The wise Buddhist nun, Pema Chodron, notes, “The very first noble truth of the Buddha points out that suffering is inevitable for human beings as long as we believe that things last—that they don’t disintegrate, that they can be counted on to satisfy our hunger for security… not resisting the fact that things end, that things pass, that things have no lasting substance, that everything is changing all the time—that is the basic message. Everything that ends is also the beginning of something else.”
If anything, the pandemic called us to look more closely at the creation as a primary place of revelation. As people rushed to parks and other outdoor spaces, more of us began to realize the healing power of nature. And in doing so, more people began to recognize the sacred dimensions of the earth and her creatures that we have too long taken for granted and ignored.
In recent research done by Prof. Miles Richardson at Derby University in England, he found that people who pause to contemplate nature experience higher levels of happiness, lower levels of anxiety, and a greater desire to care for the earth. Walking outside isn’t enough, though. You have listen to the birds, watch the flowers bloom, notice the signs of life. As Jesus shows us again and again in the Gospel of Mark, “noticing” is a holy act; it allows us to recognize the divine at work in the world.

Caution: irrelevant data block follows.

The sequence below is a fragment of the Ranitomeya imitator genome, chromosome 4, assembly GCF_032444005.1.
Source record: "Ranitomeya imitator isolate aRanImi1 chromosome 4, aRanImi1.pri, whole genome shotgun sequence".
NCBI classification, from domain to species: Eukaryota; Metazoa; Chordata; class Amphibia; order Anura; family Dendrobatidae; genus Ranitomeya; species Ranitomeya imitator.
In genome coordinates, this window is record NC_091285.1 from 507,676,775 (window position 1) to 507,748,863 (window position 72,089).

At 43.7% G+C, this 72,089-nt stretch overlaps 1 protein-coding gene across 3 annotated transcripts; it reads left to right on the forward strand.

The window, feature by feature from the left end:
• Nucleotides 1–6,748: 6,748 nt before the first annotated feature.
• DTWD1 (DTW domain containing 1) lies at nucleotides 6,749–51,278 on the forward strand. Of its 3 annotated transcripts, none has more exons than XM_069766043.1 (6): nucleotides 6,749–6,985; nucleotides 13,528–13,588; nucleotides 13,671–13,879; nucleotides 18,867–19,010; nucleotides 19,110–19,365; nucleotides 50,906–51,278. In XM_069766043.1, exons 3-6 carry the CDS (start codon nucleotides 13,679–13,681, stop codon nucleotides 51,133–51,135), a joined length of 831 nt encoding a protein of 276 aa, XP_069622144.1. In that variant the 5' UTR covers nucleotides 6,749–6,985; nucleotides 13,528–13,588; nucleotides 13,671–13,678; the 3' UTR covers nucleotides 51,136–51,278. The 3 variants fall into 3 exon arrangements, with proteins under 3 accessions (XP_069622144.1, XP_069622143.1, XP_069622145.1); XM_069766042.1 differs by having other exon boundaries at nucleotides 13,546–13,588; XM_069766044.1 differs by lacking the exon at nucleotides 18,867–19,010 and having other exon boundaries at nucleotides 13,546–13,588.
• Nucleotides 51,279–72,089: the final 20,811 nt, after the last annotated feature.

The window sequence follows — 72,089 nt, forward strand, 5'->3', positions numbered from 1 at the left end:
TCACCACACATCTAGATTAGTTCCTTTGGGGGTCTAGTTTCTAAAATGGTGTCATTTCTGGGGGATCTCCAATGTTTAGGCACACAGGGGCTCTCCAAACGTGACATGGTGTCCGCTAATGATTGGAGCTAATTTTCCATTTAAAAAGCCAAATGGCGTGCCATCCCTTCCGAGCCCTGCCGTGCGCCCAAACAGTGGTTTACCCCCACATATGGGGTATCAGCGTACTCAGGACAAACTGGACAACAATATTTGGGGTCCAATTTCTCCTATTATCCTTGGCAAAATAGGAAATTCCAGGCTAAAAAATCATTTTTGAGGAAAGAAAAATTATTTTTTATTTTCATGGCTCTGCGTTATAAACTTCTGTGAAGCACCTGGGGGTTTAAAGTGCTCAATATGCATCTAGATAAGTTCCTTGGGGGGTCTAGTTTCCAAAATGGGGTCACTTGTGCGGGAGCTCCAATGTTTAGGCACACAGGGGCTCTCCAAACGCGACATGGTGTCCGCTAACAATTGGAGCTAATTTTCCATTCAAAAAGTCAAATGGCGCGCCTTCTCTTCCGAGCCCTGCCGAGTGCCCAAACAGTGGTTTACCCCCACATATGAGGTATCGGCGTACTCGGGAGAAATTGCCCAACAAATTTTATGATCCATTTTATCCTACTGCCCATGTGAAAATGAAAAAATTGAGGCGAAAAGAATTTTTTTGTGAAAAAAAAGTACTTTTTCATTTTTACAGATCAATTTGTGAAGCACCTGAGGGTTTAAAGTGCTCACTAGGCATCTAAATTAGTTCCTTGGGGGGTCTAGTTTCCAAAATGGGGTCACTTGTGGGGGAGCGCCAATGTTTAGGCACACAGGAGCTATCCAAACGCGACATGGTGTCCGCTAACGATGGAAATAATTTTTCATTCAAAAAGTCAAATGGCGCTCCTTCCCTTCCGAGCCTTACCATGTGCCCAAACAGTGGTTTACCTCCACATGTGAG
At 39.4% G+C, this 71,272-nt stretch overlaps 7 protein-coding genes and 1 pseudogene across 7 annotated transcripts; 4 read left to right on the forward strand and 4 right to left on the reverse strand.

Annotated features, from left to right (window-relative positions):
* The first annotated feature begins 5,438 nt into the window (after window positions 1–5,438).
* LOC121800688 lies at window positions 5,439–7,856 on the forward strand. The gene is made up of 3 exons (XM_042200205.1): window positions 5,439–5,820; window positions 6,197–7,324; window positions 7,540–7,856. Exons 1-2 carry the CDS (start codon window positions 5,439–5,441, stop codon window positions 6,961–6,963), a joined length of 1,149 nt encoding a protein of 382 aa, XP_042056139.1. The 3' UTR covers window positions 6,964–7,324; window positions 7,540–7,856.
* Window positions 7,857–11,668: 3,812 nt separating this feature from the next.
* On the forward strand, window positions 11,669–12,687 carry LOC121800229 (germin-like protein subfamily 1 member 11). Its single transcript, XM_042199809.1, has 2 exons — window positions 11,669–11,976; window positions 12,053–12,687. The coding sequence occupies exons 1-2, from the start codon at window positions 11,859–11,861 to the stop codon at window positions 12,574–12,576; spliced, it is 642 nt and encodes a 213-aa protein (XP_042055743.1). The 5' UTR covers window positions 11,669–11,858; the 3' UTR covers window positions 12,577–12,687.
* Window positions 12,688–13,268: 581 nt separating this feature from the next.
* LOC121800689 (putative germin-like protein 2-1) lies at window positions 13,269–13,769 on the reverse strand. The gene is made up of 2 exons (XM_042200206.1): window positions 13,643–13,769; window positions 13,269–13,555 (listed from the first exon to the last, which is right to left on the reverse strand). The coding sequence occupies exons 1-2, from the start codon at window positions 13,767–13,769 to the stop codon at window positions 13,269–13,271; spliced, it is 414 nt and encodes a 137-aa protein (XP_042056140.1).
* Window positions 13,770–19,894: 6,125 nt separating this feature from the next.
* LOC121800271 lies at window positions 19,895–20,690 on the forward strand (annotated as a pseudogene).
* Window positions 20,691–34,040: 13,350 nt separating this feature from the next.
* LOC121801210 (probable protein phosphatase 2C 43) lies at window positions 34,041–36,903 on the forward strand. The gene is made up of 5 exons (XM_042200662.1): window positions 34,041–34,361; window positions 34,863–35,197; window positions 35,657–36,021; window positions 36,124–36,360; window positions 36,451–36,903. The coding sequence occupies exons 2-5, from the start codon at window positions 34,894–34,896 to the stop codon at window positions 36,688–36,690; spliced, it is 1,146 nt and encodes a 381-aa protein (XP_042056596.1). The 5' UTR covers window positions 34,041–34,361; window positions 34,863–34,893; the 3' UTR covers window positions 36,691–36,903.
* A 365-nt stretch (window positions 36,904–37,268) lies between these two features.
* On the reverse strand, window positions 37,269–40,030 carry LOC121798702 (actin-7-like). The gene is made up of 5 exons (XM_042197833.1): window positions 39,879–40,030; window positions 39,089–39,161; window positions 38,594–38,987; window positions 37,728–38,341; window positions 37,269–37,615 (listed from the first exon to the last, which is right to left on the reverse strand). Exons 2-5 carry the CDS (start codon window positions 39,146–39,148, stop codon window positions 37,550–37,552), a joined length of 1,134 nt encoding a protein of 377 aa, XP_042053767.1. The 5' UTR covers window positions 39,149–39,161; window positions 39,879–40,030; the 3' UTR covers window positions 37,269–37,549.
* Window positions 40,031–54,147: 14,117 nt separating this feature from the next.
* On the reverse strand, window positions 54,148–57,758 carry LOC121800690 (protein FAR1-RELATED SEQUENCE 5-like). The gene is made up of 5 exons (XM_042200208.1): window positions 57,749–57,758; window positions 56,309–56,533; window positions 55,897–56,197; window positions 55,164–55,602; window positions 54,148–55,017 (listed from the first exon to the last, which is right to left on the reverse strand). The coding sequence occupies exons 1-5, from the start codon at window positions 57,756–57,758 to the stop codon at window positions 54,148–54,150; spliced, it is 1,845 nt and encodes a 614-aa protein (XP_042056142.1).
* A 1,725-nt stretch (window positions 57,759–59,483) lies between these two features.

Writing during the Great Depression, Ruben Alvez asks, “What is hope? It is the pre-sentiment that imagination is more real, and reality less real than it looks. It is the suspicion that the overwhelming brutality of facts that oppress us and repress us is not the last word… That the frontiers of the possible are not determined by the limits of the actual. And that in a miraculous and unexpected way, life is preparing the creative events which will open the way to freedom and to resurrection…So let us plant dates, even though we who plant them will never eat them. We must live by the love of what we will never see. (We must have) a stubborn commitment to the future of our grandchildren.”
Yes, there is bad news in our world. Terrible, heart-breaking, fear inducing, overwhelming news. But, as spiritual people, as people of faith, it’s up to us to not get so distracted by the bad news that we fail to notice, pollinate, and nurture the good news, the new life striving to be born. “Our lives are made from the things we pay attention to.” (Lucy Jones) Let’s pay attention to grace. Let’s live for love. Amen.